COLLEGE FOOTBALL: Beasley, Lawson key to No. 1 LWC's fortunes

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NC grads starters for top-ranked Blue Raiders

By Dennis George

They’ve come a long way since their days as middle school teammates on the Bloomfield Blazers football team.

Former Nelson County High School standouts Dylan Beasley and Zac Lawson now find themselves playing key roles as their Lindsey Wilson College Blue Raiders are the No. 1 team in the country in NAIA football.

That success comes as no surprise to their high school coach, Jamie Egli.

“Both of these young men are good kids who come from good families,” he said. “They are not only outstanding football players but excel in the classroom. One of them has a 4.0 grade point average and the other is close to that.”

Most of the attention, of course, is on Beasley, the rifle-armed quarterback who holds every passing record at Nelson County and sits atop state record lists for most touchdown passes in a game (tied with nine) and most passing yards in a game (652).

The redshirt sophomore took the reins from graduated four-year starter Brandon Cresap and has guided Lindsey Wilson to a 4-0 record and the top ranking.

“We really expected Dylan to step up and be a leader for us this season and he has done just that,” coach Chris Oliver said. The coach, who started the school’s program six years ago and guided the Blue Raiders into the NAIA playoffs in 2014, praised Beasley for his performance in the team’s second game of the season at traditional NAIA power Georgetown.

In that contest, Beasley executed the two-minute drill to perfection, guiding Lindsey Wilson down the field and connecting with Cametrick Ross on a 28-yard touchdown pass in the final seconds for the game-winning score.

The Beasley-to-Ross touchdown was the second big play for the pair during the game-winning drive. Beasley found Ross over the middle on third and 11 for 37 yards to set up the touchdown pass two plays later.

“He really showed a lot of poise and confidence on that drive,” Oliver said.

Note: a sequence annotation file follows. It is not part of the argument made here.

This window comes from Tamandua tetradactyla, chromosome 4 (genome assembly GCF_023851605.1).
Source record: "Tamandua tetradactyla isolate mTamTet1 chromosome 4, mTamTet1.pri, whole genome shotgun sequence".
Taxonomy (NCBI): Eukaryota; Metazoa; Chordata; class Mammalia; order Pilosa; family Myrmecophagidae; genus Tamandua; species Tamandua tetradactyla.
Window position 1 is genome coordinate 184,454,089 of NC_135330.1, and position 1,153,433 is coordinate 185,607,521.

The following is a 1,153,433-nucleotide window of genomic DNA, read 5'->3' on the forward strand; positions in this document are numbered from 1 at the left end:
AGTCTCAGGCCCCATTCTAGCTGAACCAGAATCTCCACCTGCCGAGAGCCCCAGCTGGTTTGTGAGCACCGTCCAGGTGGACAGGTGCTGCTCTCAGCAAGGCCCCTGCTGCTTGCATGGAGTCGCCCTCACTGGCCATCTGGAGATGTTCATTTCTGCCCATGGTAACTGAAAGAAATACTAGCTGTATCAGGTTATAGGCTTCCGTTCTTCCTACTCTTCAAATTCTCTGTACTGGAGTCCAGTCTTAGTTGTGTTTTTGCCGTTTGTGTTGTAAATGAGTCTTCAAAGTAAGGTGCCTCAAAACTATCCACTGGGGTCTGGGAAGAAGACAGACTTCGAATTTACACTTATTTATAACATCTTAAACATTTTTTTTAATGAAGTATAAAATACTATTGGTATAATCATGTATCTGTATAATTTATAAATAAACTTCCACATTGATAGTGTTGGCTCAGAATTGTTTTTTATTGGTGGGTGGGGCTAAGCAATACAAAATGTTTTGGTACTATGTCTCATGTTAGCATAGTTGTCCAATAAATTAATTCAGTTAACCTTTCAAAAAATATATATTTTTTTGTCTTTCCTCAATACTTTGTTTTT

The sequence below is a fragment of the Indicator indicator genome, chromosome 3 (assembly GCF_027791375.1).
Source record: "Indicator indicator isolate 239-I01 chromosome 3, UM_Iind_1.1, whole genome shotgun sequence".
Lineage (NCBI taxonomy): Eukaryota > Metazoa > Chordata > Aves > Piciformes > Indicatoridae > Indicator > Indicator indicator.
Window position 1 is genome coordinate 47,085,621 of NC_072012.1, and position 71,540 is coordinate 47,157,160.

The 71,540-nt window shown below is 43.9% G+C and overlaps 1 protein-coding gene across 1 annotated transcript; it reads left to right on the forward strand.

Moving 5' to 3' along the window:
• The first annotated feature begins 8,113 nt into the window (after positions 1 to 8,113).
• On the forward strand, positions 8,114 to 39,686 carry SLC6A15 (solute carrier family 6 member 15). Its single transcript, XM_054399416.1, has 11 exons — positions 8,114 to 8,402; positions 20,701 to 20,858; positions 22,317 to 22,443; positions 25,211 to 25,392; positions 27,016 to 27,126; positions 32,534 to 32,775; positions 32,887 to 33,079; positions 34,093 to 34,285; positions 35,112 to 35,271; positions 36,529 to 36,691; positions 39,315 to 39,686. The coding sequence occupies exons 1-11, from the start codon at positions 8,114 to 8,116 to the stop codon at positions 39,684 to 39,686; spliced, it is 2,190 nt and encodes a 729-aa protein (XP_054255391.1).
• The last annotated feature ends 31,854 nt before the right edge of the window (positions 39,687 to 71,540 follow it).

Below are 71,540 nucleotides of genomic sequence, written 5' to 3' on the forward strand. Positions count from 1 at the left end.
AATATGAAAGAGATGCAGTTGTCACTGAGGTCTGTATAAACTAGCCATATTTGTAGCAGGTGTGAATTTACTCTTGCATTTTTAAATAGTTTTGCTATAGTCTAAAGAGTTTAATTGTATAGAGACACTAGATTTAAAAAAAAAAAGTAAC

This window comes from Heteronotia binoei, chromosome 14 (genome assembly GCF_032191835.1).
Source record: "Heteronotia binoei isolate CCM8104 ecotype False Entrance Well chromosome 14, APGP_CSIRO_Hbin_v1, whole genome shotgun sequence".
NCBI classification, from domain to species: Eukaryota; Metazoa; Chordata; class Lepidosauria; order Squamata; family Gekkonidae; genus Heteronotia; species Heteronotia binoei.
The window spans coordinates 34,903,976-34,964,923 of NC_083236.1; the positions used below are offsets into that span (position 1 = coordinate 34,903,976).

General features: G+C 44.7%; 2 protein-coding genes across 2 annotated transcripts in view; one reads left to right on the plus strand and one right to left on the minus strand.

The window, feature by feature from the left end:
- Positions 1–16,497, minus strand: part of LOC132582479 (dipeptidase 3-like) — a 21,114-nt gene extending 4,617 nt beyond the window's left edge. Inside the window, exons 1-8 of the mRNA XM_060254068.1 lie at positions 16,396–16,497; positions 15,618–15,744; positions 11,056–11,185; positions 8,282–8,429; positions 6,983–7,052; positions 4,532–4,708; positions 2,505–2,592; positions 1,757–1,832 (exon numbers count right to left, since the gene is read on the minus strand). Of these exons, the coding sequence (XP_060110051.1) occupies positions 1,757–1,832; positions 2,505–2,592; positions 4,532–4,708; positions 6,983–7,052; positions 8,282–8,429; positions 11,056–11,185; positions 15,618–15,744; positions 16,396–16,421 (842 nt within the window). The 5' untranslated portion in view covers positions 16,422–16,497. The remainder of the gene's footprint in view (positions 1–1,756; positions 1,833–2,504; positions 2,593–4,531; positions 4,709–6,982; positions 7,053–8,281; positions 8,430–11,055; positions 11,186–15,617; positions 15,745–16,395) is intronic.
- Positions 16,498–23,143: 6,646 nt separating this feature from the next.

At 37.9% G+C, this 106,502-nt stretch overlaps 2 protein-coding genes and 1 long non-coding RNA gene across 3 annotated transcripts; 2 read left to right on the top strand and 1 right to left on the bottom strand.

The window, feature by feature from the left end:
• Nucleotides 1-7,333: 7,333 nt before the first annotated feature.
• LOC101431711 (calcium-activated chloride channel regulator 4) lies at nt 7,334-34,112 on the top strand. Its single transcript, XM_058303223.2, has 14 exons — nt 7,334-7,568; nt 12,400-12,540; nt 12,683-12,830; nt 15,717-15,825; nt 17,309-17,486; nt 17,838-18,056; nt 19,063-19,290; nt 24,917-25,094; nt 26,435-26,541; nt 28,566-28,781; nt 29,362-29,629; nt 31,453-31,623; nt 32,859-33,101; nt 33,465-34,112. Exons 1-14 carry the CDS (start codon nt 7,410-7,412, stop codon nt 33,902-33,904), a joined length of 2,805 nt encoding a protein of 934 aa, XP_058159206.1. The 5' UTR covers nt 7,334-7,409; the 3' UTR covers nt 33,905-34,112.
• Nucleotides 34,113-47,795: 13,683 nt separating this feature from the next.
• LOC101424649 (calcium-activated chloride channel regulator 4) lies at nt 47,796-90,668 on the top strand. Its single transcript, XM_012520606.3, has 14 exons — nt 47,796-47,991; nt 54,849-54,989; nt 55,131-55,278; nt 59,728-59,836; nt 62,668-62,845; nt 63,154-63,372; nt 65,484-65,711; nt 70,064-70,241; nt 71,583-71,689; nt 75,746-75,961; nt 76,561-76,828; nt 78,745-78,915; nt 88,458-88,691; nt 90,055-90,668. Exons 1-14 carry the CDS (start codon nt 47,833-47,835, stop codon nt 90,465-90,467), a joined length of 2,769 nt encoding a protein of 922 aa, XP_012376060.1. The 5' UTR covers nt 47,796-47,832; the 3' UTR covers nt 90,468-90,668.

Beasley took his performance in stride.

“It worked out the way that we practice the two-minute drill, and it’s something that I enjoy working on,” he said. “I think in situations like that I will focus more. As a result, I feel very confident in what I am doing.”

He had given his coaches and teammates a glimpse of his talents in the 2014 season opener at Campbellsville. In his first collegiate game, taking over for an injured Cresap, he threw two touchdown passes as the Blue Raiders held off archrival Campbellsvile 44-40 to claim the Battle of Highway 55.

Beasley noted that the Egli’s offense at Nelson County prepared him for the role of playing quarterback at the collegiate level, but admitted that there’s a lot more preparation even in the NAIA ranks.

“The players are so much faster here and the defenses are a lot more complex,” he explained.

That is why he spends numerous hours each week watching film of an upcoming opponent.

“I watch a lot of it on my own and then talk things over with the coaches,” he said. “Then we have position meetings during the week in addition to our practice time.”

Having highly ranked athletic teams is not unusual at Lindsey Wilson where the soccer teams and cycling teams have captured national championships. The 2015 softball team was a national runner-up.

But Lawson and Beasley say that the fortunes of the football team have brought them some attention as well.

“Because of the success of our athletic programs, most students know who a lot of the athletes are,” Beasley said. “But it’s usually easy to pick out who football players it’s nice to get the attention.”

Lawson said “people on campus are really excited about the football team and are talking about football.”

However, they say that the success hasn’t changed their outlook on the season.

“We are just taking it one day at a time,” Lawson said. “We have to stay in the moment and keep going to practice and concentrate on getting better each day.”

Beasley added, “while it’s awesome to be ranked No. 1, that doesn’t change us or what we do. We have to prepare each day and know that everyone is going to give us their best shot.”

And while it’s big difference from their days in Bloomfield, Lawson said that it’s fun sharing the experience with a longtime friend and teammate.

“It doesn’t hurt to have a good offensive left tackle protecting you when you’re a right-handed quarterback in a spread offense,” Egli laughed. “I would say that Zac works hard to protect Dylan.”

Lindsey Wilson entertains the University of the Cumberlands on Saturday at 1 p.m.